Borrowers struggling with private student-loan debt would benefit from more refinancing options, a U.S. consumer protection official will tell Congress today.
Congress should focus more attention on expanding modification and refinancing options in the private market, Rohit Chopra, student loan ombudsman for the Consumer Financial Protection Bureau, said in testimony for a Senate Banking subcommittee hearing. The country’s mounting student loan debt threatens to “act as a drag on economic recovery,” he said.
“Policy makers have paid significant attention to the refinancing and modification conditions in the mortgage market,” Chopra said in the statement. “Given the potential impact of student debt on the broader economy, the situation is rapidly demonstrating the need for attention.”
The Senate panel is holding its hearing less than a week after publication of a government report that said students were victims of a “subprime-style” private loan market that contracted after the 2008 credit crisis.
The report, written by the consumer bureau and Education Department, recommends that Congress clarify the definition of private loans and require schools to certify the products.
Congress should also consider changing a bankruptcy procedure law enacted in 2005 that prevents private student loans from being discharged during bankruptcy, the report said.
U.S. agencies have intervened in the private student loan market in recent years, according to a footnote in Chopra’s statement. Citing “unusual and exigent circumstances,” the Federal Reserve Board of Governors exercised its authority to establish the Term Asset-Backed Securities Loan Facility, which facilitated the issuance of a wide range of ABS, including those backed by private student loans.
Jack Remondi, president and chief operating officer of Newark, Delaware-based SLM Corp. (SLM:US), the education lender known as Sallie Mae, will conditionally support the government’s recommendations, according to his prepared testimony.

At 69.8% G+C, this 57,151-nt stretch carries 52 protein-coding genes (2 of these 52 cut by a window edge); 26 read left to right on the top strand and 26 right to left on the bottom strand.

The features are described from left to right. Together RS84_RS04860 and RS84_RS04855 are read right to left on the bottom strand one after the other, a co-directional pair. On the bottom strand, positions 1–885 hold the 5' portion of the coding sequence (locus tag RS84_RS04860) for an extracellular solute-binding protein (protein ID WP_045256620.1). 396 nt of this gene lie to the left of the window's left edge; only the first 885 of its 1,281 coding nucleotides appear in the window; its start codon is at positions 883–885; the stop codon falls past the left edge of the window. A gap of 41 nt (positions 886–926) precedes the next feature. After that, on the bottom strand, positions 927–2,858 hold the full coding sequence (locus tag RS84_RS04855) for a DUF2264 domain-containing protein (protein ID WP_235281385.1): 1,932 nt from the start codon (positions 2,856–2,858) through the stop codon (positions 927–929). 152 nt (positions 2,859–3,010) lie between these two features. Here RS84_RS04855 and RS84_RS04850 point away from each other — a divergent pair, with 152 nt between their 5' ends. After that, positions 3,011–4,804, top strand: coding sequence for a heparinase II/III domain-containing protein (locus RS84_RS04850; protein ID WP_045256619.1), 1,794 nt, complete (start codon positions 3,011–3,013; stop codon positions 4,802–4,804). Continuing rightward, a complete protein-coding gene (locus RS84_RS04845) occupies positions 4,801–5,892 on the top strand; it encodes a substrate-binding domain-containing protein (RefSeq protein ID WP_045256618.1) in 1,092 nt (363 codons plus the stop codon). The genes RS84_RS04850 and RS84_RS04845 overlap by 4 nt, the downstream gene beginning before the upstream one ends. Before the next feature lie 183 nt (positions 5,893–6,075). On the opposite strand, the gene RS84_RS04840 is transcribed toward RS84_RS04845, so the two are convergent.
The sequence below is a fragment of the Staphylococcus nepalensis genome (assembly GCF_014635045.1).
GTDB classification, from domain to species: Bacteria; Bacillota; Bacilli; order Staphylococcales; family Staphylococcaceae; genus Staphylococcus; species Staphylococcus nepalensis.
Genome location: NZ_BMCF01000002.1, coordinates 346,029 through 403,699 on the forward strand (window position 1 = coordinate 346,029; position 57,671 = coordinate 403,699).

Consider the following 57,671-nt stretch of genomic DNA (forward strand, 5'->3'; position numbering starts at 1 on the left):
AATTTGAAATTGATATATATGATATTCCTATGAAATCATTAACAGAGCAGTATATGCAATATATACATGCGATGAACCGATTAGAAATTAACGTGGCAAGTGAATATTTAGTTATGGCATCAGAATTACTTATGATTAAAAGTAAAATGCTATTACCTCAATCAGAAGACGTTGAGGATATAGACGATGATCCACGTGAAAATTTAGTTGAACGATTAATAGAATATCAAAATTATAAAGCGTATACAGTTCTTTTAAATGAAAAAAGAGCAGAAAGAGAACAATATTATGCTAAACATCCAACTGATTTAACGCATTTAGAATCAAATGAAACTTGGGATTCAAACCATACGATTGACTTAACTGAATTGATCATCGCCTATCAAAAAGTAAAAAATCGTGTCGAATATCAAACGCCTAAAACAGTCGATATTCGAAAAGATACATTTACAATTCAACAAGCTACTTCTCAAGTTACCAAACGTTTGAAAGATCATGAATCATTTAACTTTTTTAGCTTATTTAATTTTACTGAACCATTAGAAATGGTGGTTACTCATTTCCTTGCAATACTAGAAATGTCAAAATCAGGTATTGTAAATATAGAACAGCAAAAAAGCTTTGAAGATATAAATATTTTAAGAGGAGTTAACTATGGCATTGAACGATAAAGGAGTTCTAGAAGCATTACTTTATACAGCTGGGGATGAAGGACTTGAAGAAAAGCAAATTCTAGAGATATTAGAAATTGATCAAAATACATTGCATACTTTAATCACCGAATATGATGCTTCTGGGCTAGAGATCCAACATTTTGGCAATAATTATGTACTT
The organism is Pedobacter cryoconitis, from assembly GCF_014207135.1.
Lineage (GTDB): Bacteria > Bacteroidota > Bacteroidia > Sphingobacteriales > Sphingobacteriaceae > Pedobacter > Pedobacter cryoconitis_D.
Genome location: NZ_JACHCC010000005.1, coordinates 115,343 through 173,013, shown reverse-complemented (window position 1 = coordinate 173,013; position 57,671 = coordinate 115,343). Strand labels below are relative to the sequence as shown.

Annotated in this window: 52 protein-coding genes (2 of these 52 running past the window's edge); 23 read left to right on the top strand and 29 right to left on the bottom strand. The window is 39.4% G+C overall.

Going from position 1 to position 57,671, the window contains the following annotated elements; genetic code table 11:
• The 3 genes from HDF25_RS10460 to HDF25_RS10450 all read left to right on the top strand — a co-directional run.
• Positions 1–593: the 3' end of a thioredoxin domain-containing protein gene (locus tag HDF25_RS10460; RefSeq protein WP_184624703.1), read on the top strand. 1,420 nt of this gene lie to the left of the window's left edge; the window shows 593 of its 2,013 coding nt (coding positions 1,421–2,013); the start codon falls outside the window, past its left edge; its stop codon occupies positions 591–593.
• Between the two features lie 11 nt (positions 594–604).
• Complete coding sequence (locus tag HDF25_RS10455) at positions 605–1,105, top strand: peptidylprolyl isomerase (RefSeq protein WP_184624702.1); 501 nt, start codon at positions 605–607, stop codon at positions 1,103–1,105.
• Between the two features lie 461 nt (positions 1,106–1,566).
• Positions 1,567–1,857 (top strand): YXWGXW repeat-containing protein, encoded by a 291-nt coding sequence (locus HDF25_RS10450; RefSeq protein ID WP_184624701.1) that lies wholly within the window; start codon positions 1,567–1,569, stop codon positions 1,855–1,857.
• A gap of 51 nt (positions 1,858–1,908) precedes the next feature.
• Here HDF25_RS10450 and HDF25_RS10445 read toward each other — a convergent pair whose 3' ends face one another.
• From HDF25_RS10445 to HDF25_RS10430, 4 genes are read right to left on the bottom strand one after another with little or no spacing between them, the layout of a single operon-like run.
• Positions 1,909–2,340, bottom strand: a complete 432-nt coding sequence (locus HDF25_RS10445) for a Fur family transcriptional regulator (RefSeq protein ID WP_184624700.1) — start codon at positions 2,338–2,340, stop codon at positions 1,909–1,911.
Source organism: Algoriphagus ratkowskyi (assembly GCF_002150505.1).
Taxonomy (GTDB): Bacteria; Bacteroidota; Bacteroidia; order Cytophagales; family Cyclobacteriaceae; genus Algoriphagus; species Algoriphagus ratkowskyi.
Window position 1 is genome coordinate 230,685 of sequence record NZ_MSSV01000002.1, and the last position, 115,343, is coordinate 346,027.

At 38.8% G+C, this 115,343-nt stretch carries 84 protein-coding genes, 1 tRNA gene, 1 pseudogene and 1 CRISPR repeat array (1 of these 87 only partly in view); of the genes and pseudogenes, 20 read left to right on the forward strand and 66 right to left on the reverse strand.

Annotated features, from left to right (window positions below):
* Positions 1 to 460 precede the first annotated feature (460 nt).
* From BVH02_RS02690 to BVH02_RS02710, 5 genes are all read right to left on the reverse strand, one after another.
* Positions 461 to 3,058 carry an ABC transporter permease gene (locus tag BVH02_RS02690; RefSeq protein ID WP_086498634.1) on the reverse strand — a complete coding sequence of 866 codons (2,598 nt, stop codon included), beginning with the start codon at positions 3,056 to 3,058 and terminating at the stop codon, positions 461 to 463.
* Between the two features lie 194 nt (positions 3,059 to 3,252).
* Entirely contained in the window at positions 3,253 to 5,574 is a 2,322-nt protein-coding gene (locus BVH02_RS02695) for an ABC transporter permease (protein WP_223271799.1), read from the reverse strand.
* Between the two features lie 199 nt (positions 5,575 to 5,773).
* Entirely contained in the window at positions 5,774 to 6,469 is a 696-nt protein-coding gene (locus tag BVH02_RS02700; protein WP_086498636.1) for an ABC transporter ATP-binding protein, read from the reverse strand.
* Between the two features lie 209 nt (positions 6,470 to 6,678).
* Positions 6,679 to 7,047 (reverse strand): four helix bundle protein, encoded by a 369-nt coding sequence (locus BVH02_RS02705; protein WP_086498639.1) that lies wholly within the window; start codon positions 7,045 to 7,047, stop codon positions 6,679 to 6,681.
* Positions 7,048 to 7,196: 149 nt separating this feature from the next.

“Sallie Mae supports bankruptcy reform that would require a period of good-faith payments, that is prospective so as not to rewrite existing contracts, and that applies to federal and non-federal education loans alike,” Remondi said.
Senator Richard Durbin, an Illinois Democrat, has introduced two bills on private student loans, one reversing the bankruptcy discharge law and another with Senator Tom Harkin, an Iowa Democrat, that would require colleges to counsel students to take out the maximum in federal loans before venturing into the private market.
The bills are “going nowhere,” Durbin said in Chicago yesterday in an interview at a meeting of the National Association of Student Financial Aid Administrators.
Outstanding educational debt taken out by students and their parents is about $1 trillion, according to the consumer agency. About 15 percent of the loans are privately originated, and don’t have federal loan protections such as fixed rates, deferment and income based repayment.
Support for the consumer bureau and Education Department recommendations will also come from consumer-advocacy groups, according to testimony prepared by Deanne Loonin, an attorney for the National Consumer Law Center who directs its Student Loan Borrower Assistance Project, and Jennifer Mishory, deputy director of Young Invincibles, a Washington-based group that describes itself as “a national organization committed to mobilizing and expanding opportunities for young Americans.”
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